Into the hospital at Pisco (Peru) came a tired, ragged Indian woman from the foothills of the Andes. She led by the hand a shy little girl, scarcely three feet tall, with chestnut braids and an enormously bulging abdomen. Pointing to the frightened child, the Indian woman begged Surgeon Geraldo Lozada to exorcise the evil spirits which had taken possession of her. Certain that little Lina Medina had an abdominal tumor, Dr. Lozada examined her, and received the surprise of his life when he discovered she was eight months pregnant, making her the world’s youngest mother ever.
Dr. Lozada took her to Lima, the capital of Peru, prior to the surgery to have other specialists confirm that Lina was in fact pregnant. A month and a half later, on May 14, 1939, she gave birth to a boy by a caesarean section necessitated by her small pelvis. The surgery was performed by Dr. Lozada and Dr. Busalleu, with Dr. Colretta providing anaesthesia. Her case was reported in detail by Dr. Edmundo Escomel to La Presse Medicale, along with the additional details that her menarche had occurred at 8 months of age, and that she had had prominent breast development by the age of 4. By age 5 her figure displayed pelvic widening and advanced bone maturation.
There was never evidence that Lina Medina’s pregnancy occurred in any but the usual way, but she never revealed the father of the child, nor the circumstances of her impregnation. Dr. Escomel suggested she might not actually know herself by writing that Lina “couldn’t give precise responses.” Lina’s father was arrested on suspicion of rape and incest, but was later released due to lack of evidence. Medina later married Raúl Jurado, who fathered her second son in 1972. They live in a poor district of Lima known as Chicago Chico (“Little Chicago”). She refused an interview with Reuters in 2002.
There are two published photographs documenting the case. The first one was taken around the beginning of April, 1939, when Medina was seven and a half months into pregnancy. Taken from Medina’s left side, it shows her standing naked in front of an inconclusive backdrop (either the side wall of a house with the sun shining on her, or a light-diffusing blanket in a room with an overhead light pointed toward the front of her body). This is the only published photograph of Lina taken during her pregnancy. This photograph is of significant value because it proves Medina’s pregnancy as well as the extent of her physiological development. However, this photograph is not widely known outside medical circles. The other photograph is of far greater clarity and was taken a year later in Lima when Gerardo was eleven months old.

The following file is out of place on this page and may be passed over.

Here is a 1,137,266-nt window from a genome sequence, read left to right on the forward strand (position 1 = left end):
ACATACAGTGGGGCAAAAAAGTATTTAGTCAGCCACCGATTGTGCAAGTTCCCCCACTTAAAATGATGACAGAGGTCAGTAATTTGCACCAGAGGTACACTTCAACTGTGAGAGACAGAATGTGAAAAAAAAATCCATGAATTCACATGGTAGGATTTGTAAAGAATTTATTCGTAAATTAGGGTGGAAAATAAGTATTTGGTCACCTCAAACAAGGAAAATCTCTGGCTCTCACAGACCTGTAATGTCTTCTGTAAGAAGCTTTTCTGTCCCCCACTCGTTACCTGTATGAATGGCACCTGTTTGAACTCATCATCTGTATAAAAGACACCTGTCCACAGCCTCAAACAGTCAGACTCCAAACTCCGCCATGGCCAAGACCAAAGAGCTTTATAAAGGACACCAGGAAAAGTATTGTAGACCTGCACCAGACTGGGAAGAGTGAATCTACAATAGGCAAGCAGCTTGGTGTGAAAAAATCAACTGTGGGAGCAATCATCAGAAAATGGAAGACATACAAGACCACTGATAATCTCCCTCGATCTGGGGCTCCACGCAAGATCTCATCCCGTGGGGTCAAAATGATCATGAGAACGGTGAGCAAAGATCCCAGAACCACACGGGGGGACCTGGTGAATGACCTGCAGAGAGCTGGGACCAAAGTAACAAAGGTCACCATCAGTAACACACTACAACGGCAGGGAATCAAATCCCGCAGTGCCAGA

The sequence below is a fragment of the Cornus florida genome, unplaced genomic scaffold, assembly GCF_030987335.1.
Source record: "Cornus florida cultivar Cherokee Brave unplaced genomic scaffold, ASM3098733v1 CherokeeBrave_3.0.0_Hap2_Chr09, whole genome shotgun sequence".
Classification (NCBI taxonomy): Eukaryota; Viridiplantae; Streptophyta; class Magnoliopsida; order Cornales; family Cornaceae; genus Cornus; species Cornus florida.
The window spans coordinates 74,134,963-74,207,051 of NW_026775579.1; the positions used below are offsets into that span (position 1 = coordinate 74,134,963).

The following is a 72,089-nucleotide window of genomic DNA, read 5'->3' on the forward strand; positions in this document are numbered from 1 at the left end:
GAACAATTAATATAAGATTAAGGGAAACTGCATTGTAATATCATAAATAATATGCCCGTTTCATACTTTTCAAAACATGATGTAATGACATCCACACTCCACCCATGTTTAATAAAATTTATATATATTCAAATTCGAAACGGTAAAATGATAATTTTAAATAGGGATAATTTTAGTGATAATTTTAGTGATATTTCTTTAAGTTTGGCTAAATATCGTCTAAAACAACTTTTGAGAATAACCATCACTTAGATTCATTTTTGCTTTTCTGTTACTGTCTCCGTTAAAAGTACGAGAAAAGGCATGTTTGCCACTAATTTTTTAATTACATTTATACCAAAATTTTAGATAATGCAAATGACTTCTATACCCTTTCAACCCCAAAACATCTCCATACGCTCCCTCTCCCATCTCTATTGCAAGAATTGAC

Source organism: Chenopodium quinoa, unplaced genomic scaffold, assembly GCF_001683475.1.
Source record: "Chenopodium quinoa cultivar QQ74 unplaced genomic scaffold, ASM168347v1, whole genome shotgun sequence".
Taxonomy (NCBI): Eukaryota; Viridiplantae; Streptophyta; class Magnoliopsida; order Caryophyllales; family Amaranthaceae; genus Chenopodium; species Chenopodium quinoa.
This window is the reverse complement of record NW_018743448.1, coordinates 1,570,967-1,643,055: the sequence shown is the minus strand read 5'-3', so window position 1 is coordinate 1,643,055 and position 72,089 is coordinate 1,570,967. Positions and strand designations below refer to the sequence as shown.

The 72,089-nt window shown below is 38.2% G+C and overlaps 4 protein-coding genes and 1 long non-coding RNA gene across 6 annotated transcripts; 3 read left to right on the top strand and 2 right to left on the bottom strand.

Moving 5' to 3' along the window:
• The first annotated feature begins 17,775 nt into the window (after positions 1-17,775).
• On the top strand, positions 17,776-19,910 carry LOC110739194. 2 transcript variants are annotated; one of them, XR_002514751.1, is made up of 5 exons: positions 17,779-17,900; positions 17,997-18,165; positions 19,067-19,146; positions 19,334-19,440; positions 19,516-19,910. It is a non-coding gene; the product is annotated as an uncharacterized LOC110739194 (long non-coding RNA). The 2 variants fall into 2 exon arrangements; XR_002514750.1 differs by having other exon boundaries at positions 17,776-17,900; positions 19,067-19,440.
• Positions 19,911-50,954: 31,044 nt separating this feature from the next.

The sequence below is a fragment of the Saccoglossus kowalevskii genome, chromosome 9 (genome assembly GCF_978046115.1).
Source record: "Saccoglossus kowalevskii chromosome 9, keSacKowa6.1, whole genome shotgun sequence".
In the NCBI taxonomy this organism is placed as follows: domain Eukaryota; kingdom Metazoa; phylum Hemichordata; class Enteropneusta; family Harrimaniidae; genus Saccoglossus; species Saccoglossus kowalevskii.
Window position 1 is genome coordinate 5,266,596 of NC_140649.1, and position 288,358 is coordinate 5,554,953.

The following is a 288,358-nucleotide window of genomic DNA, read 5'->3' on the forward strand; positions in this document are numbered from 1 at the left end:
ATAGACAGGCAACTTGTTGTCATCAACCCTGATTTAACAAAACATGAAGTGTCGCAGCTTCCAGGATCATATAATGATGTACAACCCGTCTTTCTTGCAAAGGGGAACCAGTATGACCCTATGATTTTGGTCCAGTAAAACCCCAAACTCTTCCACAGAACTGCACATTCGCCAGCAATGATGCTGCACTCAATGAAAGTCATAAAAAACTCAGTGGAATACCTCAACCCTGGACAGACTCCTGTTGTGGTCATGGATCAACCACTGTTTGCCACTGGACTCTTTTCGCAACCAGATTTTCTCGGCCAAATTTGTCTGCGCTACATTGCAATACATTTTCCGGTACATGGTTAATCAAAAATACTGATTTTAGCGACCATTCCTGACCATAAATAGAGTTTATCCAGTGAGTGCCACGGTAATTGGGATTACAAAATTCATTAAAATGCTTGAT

Motherhood: Other amazing cases
Bobbie McCaughey is the mother who holds the record for the most surviving children from a single birth. She gave birth to the first set of surviving septuplets – 4 boys and 3 girls on November 19, 1997, at the University Hospital, Iowa, US. Conceived by in vitro fertilization, the babies were delivered after 31 weeks by caesarean in the space of 16 minutes. The babies are named Kenneth, Nathaniel, Brandon, Joel, Kelsey, Natalie and Alexis.
Jayne Bleackley is the mother who holds the record for the shortest interval between two children born in separate pregnancies. She gave birth to Joseph Robert on September 3, 1999, and Annie Jessica Joyce on March 30, 2000. The babies were born 208 days apart.
Elizabeth Ann Buttle is the mother who holds the record for the longest interval between the birth of two children. She gave birth to Belinda on May 19,1956 and Joseph on November 20, 1997. The babies were born 41 years 185 days apart. The mother was 60 years old when her son Joseph was born.
The highest officially recorded number of children born to one Russian mother is 69. Between 1725 and 1765, in a total of 27 pregnancies, she gave birth to 16 pairs of twins, 7 sets of triplets, and 4 sets of quadruplets. 67 of them survived infancy.
The modern world record for giving birth is held by Leontina Albina from San Antonio, Chile. Leontina claims to be the mother of 64 children, of which only 55 of them are documented. She is listed in the 1999 Guinness World Records but dropped from later editions.